Filled With Growth
May 02, 2021 | John Nix
Paul has no met the Colossians face to face at this point, but he knows what is coming. He struggles in prayer for this young church and he wants to fulfill the mission God had given him even if it meant suffering for the cause of Christ and his church. As Christians, we are expected to grow and Paul knows that to present everyone mature in Christ that work will have to be done. Toil and struggle are normal for disciples of Jesus Christ. “The epistle is a vaccination against heresy, not an antibiotic for those already afflicted.” –Walter Wink In the late 80’s and early 90’s, scientists constructed a research facility in Arizona called Biosphere 2. Built to study the interaction between life systems in a controlled environment, Biosphere 2’s closed ecological system was even used to explore the possibility for usage in outer space. It was outfitted with representative biomes to let nature run its course: rainforest, ocean, wetlands, savannah, and desert were built in and several people lived inside for an extended time as part of the experiments. A funny thing happened with the trees, though. Researchers found they grew quickly but fell over before they were of reproductive age. The Ents of Middle-Earth, these were not. Why were the Biosphere 2 trees such pushovers? No wind! Wind is necessary for creating strong trees! Work is necessary for strong Christians, so our lives should be Filled With Growth.
Here are some questions that we hope you'll take a few minutes to think through and answer.
- What enabled Paul to persevere and even rejoice in his suffering? Why do we find it difficult to feel the same way?
- What part does God play in the preaching of the gospel, and what part do his servants play? How should this change how you think about evangelism?
- “Christ in you, the hope of glory.” What excites you about this summary of the gospel message and how we benefit from it?
- What is Paul’s advice to the Colossians in verses 6–7? Can you sum it up in your own words? How would you explain to a young Christian how they should go about being rooted and built up in Jesus?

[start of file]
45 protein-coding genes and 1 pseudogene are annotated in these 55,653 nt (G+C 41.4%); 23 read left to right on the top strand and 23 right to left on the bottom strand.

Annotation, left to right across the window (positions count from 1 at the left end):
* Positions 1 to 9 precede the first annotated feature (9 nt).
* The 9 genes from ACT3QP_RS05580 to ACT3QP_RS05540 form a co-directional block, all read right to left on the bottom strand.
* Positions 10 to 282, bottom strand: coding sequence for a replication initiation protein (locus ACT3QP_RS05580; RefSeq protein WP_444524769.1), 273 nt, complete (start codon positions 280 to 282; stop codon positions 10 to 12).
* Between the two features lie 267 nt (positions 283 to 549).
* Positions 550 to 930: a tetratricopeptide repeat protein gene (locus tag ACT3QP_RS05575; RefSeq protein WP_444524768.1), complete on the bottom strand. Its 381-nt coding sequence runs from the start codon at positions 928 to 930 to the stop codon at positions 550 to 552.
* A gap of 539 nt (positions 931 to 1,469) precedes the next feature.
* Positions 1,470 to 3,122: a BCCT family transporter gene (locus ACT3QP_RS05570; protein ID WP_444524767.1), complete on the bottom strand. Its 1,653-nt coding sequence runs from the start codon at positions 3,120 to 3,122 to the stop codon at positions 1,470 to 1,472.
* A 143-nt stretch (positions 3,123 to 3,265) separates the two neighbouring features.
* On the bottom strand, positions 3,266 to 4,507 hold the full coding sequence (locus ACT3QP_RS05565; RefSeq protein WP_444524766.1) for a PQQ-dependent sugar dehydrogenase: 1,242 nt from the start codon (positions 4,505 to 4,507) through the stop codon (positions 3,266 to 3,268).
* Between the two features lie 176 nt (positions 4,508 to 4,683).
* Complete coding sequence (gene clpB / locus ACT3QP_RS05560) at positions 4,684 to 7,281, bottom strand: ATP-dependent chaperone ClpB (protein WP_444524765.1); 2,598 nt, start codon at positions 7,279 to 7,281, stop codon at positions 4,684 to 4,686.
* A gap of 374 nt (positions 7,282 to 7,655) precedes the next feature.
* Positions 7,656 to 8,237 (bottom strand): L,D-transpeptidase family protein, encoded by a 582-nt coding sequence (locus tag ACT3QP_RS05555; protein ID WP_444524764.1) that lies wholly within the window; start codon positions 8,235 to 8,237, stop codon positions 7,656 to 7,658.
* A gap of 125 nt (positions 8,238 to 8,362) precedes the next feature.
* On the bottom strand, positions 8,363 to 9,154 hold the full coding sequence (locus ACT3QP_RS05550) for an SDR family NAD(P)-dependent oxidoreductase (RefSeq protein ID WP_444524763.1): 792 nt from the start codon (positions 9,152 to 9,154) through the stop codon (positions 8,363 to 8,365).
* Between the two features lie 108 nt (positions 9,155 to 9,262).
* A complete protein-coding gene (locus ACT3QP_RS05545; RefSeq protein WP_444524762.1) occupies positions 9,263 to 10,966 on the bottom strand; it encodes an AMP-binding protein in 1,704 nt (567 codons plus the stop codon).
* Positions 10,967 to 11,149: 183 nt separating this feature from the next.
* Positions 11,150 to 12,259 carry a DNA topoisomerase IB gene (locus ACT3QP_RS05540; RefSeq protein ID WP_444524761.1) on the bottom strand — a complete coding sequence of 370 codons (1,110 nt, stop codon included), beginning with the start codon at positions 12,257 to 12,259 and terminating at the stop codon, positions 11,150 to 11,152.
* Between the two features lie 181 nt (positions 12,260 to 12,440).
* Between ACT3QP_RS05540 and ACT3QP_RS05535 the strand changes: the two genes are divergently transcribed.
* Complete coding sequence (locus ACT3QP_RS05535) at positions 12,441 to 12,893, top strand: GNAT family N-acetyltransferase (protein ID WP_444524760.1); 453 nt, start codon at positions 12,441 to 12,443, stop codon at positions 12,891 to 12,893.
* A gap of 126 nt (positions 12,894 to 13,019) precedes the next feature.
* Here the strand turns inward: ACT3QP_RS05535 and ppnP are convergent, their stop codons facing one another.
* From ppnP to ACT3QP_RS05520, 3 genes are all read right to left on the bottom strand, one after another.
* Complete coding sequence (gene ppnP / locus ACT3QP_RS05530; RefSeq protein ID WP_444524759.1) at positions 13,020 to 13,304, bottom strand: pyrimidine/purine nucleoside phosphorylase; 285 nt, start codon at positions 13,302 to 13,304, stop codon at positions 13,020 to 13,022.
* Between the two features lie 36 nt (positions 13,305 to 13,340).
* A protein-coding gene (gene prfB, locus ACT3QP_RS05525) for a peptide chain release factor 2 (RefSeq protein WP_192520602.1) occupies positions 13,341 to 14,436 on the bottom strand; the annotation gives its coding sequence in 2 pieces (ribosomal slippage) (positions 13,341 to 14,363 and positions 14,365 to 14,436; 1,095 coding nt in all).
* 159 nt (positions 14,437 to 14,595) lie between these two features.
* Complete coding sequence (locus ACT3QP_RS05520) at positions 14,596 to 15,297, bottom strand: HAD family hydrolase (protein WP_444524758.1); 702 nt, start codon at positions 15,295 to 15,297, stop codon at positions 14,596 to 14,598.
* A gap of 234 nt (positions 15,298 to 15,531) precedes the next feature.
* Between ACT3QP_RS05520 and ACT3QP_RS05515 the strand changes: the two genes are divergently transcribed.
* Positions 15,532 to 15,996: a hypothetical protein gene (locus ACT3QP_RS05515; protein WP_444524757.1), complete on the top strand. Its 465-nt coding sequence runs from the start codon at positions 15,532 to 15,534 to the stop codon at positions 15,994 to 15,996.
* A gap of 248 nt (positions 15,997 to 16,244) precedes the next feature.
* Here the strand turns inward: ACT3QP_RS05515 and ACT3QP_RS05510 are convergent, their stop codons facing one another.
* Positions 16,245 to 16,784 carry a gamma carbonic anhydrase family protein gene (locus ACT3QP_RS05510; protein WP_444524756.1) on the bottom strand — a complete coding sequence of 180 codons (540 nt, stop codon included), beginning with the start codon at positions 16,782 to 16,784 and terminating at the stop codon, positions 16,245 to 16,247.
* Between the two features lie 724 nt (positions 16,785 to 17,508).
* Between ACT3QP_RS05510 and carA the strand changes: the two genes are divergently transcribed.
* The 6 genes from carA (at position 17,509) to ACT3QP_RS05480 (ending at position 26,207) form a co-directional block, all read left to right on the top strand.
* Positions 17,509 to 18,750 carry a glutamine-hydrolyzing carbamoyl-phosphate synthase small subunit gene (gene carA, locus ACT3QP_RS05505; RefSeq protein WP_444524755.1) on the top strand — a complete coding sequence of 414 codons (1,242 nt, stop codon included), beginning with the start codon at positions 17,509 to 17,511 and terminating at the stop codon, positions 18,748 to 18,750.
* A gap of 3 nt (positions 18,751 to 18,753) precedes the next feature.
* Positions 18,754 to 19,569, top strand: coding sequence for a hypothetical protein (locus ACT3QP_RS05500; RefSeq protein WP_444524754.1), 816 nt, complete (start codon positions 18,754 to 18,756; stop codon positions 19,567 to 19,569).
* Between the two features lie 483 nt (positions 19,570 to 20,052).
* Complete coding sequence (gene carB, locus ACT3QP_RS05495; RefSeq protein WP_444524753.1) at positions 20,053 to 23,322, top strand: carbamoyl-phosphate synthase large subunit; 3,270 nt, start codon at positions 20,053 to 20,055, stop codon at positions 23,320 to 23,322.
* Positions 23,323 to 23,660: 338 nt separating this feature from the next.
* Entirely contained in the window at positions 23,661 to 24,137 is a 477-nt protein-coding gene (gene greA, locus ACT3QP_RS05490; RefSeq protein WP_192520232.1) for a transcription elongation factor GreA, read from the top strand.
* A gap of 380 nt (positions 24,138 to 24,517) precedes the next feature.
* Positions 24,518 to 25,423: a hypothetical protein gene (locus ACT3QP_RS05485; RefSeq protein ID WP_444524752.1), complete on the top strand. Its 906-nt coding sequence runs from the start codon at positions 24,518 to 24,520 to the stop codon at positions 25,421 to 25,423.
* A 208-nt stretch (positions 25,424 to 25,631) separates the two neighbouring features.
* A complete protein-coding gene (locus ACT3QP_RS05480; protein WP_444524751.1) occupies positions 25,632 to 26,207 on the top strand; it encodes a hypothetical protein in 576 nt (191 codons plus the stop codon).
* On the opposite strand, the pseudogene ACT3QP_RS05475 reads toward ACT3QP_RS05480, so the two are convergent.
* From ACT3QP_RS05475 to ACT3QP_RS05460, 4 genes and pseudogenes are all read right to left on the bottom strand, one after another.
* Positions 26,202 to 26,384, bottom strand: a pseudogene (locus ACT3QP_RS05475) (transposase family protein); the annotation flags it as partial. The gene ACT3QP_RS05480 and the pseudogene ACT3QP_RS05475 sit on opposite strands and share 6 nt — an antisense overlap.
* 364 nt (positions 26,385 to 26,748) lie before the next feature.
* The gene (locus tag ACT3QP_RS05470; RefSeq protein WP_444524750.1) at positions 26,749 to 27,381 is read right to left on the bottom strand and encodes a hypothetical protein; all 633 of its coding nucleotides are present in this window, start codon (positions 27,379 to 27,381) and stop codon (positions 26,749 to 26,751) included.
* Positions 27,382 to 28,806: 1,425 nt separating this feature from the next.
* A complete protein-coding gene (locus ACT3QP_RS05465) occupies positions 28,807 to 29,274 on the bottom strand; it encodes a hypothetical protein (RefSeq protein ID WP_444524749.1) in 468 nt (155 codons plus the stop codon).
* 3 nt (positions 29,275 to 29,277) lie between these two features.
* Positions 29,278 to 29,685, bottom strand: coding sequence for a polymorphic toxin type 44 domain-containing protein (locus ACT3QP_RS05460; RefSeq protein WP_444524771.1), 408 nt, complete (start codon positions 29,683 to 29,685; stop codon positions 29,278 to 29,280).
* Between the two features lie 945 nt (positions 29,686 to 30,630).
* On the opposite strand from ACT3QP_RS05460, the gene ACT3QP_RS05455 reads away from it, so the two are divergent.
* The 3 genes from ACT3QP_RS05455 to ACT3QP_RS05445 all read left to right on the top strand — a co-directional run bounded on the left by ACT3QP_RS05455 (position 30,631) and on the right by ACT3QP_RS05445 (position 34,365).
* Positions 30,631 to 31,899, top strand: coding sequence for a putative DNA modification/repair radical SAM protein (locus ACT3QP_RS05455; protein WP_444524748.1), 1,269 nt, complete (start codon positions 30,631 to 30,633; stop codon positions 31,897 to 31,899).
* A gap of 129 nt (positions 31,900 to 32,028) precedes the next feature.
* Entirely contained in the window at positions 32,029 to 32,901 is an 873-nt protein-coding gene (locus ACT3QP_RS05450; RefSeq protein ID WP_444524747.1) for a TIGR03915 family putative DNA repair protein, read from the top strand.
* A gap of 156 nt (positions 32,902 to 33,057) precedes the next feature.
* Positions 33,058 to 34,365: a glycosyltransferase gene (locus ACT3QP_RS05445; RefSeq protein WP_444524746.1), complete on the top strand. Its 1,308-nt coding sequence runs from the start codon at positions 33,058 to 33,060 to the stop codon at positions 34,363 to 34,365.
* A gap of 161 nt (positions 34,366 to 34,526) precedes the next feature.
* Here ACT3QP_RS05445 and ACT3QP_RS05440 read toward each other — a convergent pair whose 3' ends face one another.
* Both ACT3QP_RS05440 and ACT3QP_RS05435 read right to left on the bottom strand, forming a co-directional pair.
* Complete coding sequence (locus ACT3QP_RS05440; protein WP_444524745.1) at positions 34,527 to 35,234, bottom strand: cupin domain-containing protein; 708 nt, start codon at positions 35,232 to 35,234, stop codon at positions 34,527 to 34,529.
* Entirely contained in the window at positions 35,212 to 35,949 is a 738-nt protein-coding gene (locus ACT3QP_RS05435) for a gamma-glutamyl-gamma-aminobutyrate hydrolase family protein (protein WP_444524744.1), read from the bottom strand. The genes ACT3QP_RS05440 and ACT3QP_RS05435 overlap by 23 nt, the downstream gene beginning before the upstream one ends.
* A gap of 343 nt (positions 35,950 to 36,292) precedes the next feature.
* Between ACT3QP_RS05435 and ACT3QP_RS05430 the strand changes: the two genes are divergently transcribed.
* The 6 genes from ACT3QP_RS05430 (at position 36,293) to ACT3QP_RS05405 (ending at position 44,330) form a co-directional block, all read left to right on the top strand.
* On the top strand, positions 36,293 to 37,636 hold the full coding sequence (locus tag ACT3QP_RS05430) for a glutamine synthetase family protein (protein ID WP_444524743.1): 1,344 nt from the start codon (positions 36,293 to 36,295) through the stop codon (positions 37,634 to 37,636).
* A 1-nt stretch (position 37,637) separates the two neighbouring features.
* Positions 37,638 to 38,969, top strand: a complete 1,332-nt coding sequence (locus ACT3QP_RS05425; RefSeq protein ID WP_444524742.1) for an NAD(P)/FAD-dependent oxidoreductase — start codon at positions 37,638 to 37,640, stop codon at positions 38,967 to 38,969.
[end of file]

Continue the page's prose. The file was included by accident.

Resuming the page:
Colossae sat on the main East-West road about one hundred miles east of Ephesus. If you were to visit Colossae today, there is not much to see. At one time, it was a thriving city in a region that included Laodicea, the capital of the municipal district (twelve miles to the west), and Hierapolis, a spa town renowned for its multitude of temples and healing waters that were dedicated to heathen gods (fifteen miles northwest). Still, now all that remains is a large hill with the odd block of masonry jutting out on one side. The city was destroyed by a devastating earthquake that struck the valley in around AD 60.
Colossae was a place where many different religious and philosophical viewpoints thrived and probably mixed together. This diversity helps explain the syncretistic religious movement that affected the Colossian Christians.
The Church at Colossae most likely began during Paul's third missionary journey while he taught in the school of Tyrannus in Ephesus. Luke recorded that all of Asia heard the Word during that time (Acts 19:9–10). Epaphras met Paul in Ephesus, became a disciple, evangelist, and minister, taking the Word to his own people (1:7) and still carrying a burden for them (4:12).
The letter to the Colossians is shockingly, dangerously politically incorrect. To the best of our knowledge, Paul never actually went to Colossae. However, despite having never met the Colossians and languishing in prison, Paul warns of how subversive and dangerous false teaching is to the Church.
Paul sees the world in black and white (with everyone split between the dominion of darkness and the kingdom of light), and towering over all stands Jesus Christ. Whatever Christ has said or achieved is automatically true for every person at every time in every place. There are no exceptions. He is the universal king.
Similar issues may exist in the relationships between Christianity and philosophy, psychology, natural science, and the behavioral sciences. Many want to get on the right side of history and reformulate Christian truth in their image. The worldly temptation confuses beliefs with emotions, suggesting that all that matters is feelings and fulfillment. Still, the Church must be vigilant because many give priority to feelings or reason over revelation. We cannot accept a view of Jesus Christ that is in opposition to the Scriptures, nor can we accept that there is another Christ who is different from the one that the New Testament describes.